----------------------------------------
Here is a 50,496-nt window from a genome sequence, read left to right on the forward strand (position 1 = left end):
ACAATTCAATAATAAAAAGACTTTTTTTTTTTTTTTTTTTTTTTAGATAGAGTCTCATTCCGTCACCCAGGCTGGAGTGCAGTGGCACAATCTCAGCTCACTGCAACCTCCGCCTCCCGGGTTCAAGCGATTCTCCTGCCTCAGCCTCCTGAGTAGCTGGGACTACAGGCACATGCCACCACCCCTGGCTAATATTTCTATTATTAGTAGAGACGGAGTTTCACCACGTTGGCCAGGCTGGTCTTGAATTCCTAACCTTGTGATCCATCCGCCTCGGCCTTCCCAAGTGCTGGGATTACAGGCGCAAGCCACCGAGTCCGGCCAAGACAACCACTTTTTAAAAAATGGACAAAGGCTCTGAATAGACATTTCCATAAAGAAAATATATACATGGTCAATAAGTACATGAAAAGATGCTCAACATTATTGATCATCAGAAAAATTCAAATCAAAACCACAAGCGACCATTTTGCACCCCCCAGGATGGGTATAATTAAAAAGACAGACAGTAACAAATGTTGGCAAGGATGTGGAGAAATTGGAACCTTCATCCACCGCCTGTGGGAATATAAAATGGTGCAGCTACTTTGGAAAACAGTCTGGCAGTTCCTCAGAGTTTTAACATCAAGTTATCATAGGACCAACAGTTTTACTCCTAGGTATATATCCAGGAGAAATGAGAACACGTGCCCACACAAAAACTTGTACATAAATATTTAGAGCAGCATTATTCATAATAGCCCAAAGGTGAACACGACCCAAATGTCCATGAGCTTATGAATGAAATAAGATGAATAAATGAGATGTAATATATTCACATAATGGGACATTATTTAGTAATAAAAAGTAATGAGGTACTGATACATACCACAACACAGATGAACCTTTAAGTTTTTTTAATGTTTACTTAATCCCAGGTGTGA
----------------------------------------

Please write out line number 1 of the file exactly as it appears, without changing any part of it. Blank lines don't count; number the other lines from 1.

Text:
Here is a 50,496-nt window from a genome sequence, read left to right on the forward strand (position 1 = left end):